Ten Take-Home Writing Tips from ACN Members
By Bill Spiegel, ACN President, with content provided through attendees at the ACN regional workshop.
There’s no better way to learn productivity strategies than by listening to your peers. At the ACN Fall Regional Workshop in Springfield, Illinois October 19, your fellow ACN members were on point with excellent strategies to help writers write.
This is Part 1. We’ll have Part 2 in the next edition of the ByLine.
Start by starting. Merely opening a document and writing a few notes is a way to overcome the urge to put things off, says Kenna Rathai, ACN board member and VP for Public Relations at Broadhead. “I just start with maybe some notes, or things I know, and I now have a document I can go to when I’m in the mood to start writing. Even if you take 10 minutes and do research and aren’t in the mood yet, you’ve started.” Kevin Schultz, field editor at Farm Progress, takes a different approach to starting: “If I’m on the road and do an interview, I grab my phone and use a transcription service and ‘write the closing first.’ I want to get across the main points, I took away from the interview. That way rather than transcribing an hour of that, I have my quick hits. It just kind of helps mold where I want to start, and then I can hit the ground running.”
Take a walk. “I feel like my best ideas come when I’m not in front of my computer,” says Rachel Peabody, director of communications for Illinois Soybean Association. “I wrote a column this summer while on a golf course and I was just inspired. I emailed myself a couple of lines, and we went to the next hole and I emailed myself again.” Bonus tip: use send yourself voice notes, emails, text messages – heck, even Twitter DMs – so you don’t lose that inspiration.
Find your time. Holly Spangler, editor of Prairie Farmer, says her mentor Mike Wilson says every writer has a time of day they do the best writing. Find out when that is, and write every day, she suggests. “It doesn’t have to be a story; it can be an email. But try and write at that time.”
An outline can help. Freelance writer Laura Temple says a rough outline of key points can really help in those instances when the words don’t flow as freely as they should. “When I struggle with the story, I jot down that I’m going to cover this topic, and this topic, and here’s where it will end. That just helps me keep the flow of the article going so I know where it is headed.”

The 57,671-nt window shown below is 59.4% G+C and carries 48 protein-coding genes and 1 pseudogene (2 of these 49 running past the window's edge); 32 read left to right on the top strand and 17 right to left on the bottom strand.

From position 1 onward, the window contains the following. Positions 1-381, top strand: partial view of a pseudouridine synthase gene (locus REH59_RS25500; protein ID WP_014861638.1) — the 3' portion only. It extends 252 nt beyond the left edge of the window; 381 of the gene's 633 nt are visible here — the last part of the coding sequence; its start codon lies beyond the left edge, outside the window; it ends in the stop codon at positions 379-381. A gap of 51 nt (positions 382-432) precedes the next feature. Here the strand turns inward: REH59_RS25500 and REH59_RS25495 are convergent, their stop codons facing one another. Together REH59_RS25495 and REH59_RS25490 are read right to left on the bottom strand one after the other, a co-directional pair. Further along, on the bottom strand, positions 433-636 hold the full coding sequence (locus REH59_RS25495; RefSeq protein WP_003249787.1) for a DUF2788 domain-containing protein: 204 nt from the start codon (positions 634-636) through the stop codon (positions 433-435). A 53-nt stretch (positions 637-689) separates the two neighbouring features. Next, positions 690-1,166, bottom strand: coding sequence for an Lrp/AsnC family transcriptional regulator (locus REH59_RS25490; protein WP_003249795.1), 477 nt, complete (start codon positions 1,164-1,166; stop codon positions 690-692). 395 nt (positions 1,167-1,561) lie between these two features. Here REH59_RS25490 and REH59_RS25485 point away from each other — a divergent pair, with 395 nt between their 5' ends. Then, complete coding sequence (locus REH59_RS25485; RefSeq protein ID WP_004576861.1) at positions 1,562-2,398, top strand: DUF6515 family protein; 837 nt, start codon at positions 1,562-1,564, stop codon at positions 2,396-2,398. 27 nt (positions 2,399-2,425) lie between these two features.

How does it make you feel? Asking that question may just give you that “money” quote you’re after, says freelancer Katie Knapp, who learned that nugget from ACN Master Writer Steve Werblow. “And then, like four sentences later, you’ve got your quote.” Other good quote generators: “What didn’t I ask that I should have?” says Rita Frazer, with RFD Radio. And another gem from Mike Wilson: “What keeps you up at night?” says Owen Roberts, ag communications instructor at the University of Illinois.
Conflict drives the news. Roberts says his background is as a tabloid journalist. “Conflict drives the news. So when you’re trying to figure out what to write about, is there conflict? It isn’t always people fighting; it can be opposing ideas. But to me, that’s where the excitement comes in a story. Where’s the conflict? Where is the old in the new? Where’s the ‘we used to do it that way, and now we do it this way’? Thinking of that tends to bring up the excitement in a story.”
Write in chunks. Writing the introductory paragraph is 90% of the battle for Courtney Leeper Girgis, freelance writer from Oklahoma City. “The very first thing I do after I listen to my transcription is think, ‘okay. What is it I’m trying to say? What’s my point? What is the focus?’ And I get that introduction out. Once I feel really good about those first few opening lines and how they're flowing and how the structure is, then I start to roughly outline my points and just throw the information out there that I think is going to be important. And I usually find a good ending quote. Then I go outside or do something around the house, and come back refreshed. But half the battle is done and I come back and flesh it out some more.”
Read good writing. Betty Haynes, field editor at Prairie Farmer, says inspiration comes from reading the work of other good writers. Not just ag writers, but authors, columnists, reporters…any writer can provide inspiration by the way they craft their stories.
Use Google Drive as a tool. Alex Gray, machinery editor at Successful Farming, says he puts notes, paragraphs, bullet points and quotes in a Doc in Google Drive. “I go through the notes to put all the puzzle pieces together in a somewhat coherent, linear format,” he says. Bonus tip: Use folders in Google Drive to make a list of five key things you took away from each interview. Use the “tags” function in the folders for keypoints. That way, you’ll have background information in case a longer form, multi-source story is eventually required.
Read it out loud, or change venues. Editing your own work is a difficult task. However, Temple says printing the article out and moving to another location in the house – preferably a few hours (or days) later – can be a “trick” to reviewing copy with fresh eyes. To that point, Knapp says using the “read aloud” function on Microsoft Word can help you find words used erroneously, or clunky sentences.